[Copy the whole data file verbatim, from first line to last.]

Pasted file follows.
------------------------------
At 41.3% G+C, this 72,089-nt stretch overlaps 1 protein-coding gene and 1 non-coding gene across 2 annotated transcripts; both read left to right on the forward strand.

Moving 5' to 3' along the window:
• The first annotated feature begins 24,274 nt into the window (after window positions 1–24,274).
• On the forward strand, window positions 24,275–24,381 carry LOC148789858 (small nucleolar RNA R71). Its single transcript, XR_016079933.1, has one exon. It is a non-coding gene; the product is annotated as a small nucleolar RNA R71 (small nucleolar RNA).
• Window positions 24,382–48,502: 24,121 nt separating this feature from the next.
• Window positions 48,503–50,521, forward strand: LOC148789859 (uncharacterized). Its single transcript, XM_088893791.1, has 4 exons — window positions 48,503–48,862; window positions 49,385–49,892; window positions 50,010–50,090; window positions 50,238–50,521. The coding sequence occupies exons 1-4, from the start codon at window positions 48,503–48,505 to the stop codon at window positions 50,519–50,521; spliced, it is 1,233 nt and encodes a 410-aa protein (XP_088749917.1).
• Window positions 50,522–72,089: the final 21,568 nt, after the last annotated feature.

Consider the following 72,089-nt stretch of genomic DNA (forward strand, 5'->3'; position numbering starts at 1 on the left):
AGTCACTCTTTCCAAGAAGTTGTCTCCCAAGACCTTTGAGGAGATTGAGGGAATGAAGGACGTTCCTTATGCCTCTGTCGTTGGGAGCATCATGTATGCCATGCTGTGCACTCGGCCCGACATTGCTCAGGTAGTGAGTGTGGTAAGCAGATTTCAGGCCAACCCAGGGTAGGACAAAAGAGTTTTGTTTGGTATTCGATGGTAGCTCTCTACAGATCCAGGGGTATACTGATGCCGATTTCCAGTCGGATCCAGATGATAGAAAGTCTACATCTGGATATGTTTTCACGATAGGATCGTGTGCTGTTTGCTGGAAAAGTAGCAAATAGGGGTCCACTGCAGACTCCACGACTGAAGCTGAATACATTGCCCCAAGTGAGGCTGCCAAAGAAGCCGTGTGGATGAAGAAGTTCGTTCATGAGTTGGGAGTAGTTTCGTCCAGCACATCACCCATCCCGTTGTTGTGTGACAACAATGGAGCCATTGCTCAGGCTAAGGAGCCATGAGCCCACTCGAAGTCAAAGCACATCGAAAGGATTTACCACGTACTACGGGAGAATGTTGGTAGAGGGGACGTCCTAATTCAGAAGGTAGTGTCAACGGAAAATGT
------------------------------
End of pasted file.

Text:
At 41.3% G+C, this 72,089-nt stretch overlaps 1 protein-coding gene and 1 non-coding gene across 2 annotated transcripts; both read left to right on the forward strand.

Moving 5' to 3' along the window:
• The first annotated feature begins 24,274 nt into the window (after window positions 1–24,274).
• On the forward strand, window positions 24,275–24,381 carry LOC148789858 (small nucleolar RNA R71). Its single transcript, XR_016079933.1, has one exon. It is a non-coding gene; the product is annotated as a small nucleolar RNA R71 (small nucleolar RNA).
• Window positions 24,382–48,502: 24,121 nt separating this feature from the next.
• Window positions 48,503–50,521, forward strand: LOC148789859 (uncharacterized). Its single transcript, XM_088893791.1, has 4 exons — window positions 48,503–48,862; window positions 49,385–49,892; window positions 50,010–50,090; window positions 50,238–50,521. The coding sequence occupies exons 1-4, from the start codon at window positions 48,503–48,505 to the stop codon at window positions 50,519–50,521; spliced, it is 1,233 nt and encodes a 410-aa protein (XP_088749917.1).
• Window positions 50,522–72,089: the final 21,568 nt, after the last annotated feature.

Consider the following 72,089-nt stretch of genomic DNA (forward strand, 5'->3'; position numbering starts at 1 on the left):
AGTCACTCTTTCCAAGAAGTTGTCTCCCAAGACCTTTGAGGAGATTGAGGGAATGAAGGACGTTCCTTATGCCTCTGTCGTTGGGAGCATCATGTATGCCATGCTGTGCACTCGGCCCGACATTGCTCAGGTAGTGAGTGTGGTAAGCAGATTTCAGGCCAACCCAGGGTAGGACAAAAGAGTTTTGTTTGGTATTCGATGGTAGCTCTCTACAGATCCAGGGGTATACTGATGCCGATTTCCAGTCGGATCCAGATGATAGAAAGTCTACATCTGGATATGTTTTCACGATAGGATCGTGTGCTGTTTGCTGGAAAAGTAGCAAATAGGGGTCCACTGCAGACTCCACGACTGAAGCTGAATACATTGCCCCAAGTGAGGCTGCCAAAGAAGCCGTGTGGATGAAGAAGTTCGTTCATGAGTTGGGAGTAGTTTCGTCCAGCACATCACCCATCCCGTTGTTGTGTGACAACAATGGAGCCATTGCTCAGGCTAAGGAGCCATGAGCCCACTCGAAGTCAAAGCACATCGAAAGGATTTACCACGTACTACGGGAGAATGTTGGTAGAGGGGACGTCCTAATTCAGAAGGTAGTGTCAACGGAAAATGT